The Five Spot: Tim Pastore

President, original programming/production, NatGeo

Why This Matters

Bonus Five

Favorite TV show of all-time?
Cheers, but Seinfeld is a close second.

Shows in your queue?
Netflix’s documentaries 13th and Amanda Knox.

What book is on your nightstand?
One that sticks out is the The Devil’s Chessboard, a very comprehensive dive into the history of the CIA.

Favorite app?
ESPN Fantasy Football

Your vacation bucket list?
Jerusalem, Machu Picchu and Antarctica.

Tim Pastore, president of original programming and production for National Geographic since 2014, is taking the network to new worlds. During his three-plus years at NatGeo, Pastore has overseen the reboot of Explorer as well as Brain Games and Breakthrough. But the next venture is perhaps its most ambitious.

Nov. 14 sees the premiere of Mars, a sixpart hybrid drama-doc from Ron Howard and Brian Grazer that has received aggressive promotion across other 21st Century Fox nets, including during Fox’s highly rated World Series broadcasts. NatGeo is using Mars to usher in its biggest-ever rebrand, featuring a new tagline (“Further”), elimination of the word “Channel” and new graphic touches.

Fox, which took control of Nat Geo in 2015, has worked to unite the brand’s ecosystem of the print magazine, websites and large social media followings with the cable network. An edited version of Pastore’s conversation with B&C’s Jessika Walsten follows.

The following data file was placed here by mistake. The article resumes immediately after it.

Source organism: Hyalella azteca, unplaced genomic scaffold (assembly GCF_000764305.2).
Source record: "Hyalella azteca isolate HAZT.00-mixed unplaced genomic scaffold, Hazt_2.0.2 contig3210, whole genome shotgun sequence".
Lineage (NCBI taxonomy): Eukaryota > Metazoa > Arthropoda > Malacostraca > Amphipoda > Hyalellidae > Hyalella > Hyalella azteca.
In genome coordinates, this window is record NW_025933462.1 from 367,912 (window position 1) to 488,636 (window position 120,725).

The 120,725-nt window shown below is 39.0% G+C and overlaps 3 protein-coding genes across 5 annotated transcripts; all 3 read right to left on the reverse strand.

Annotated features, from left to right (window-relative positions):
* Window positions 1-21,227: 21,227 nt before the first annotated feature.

What can viewers expect from Mars?
The realization of the new National Geographic ambition to deliver on premium content and become the leading destination for science, adventure and exploration. Mars captivates all of those touch points and is emblematic of the future of the channel.

What role do you see scripted programming playing?
What we’re doing with these hybrids is creating the best of both worlds. By utilizing different narrative devices, it allows us to amplify the storytelling and extend what’s possible with respect to only utilizing the scripted genre or only relying upon documentaries. The combination of these elements allows us to tell stories on a bigger scale and broader scope.

What was the most memorable thing about working on Mars?
Mars assembled one of the strongest creative and diverse and international teams we’ve seen at the channel, at least from my tenure. The most exciting were the collaborative moments of getting that team together, discussing how we really break the genre in a certain respect and build something new. How do we make the drama-doc work for us? How do we assemble all of these disparate parts to create something completely fresh and exciting and unsuspecting within the science genre and the scripted and documentary space? Those were my favorite moments personally.

Before joining National Geographic, you were at Discovery, BBC Worldwide and Original Productions. Did you always know you wanted to focus on nonfiction programming?
I’ve always been interested in ethnographic filmmaking—anthropology, cultural studies. And it all kind of comes together at times with documentary filmmaking. I’ve met some of the most interesting people in my life while working on documentaries. The diversity you’re exposed to and the variety of worlds you interact with is something that creatively has always satiated me.

What are you looking for in new programming?
Our goal is first-class, unabashedly smart programming that’s highly entertaining but lives up to the core promise of the legacy of National Geographic. It’s premium global content that will propel us and launch us into the future. Our new breed of premium programming not only lives up to the promise of the brand, but also reinforces that entertaining and smart are not mutually exclusive.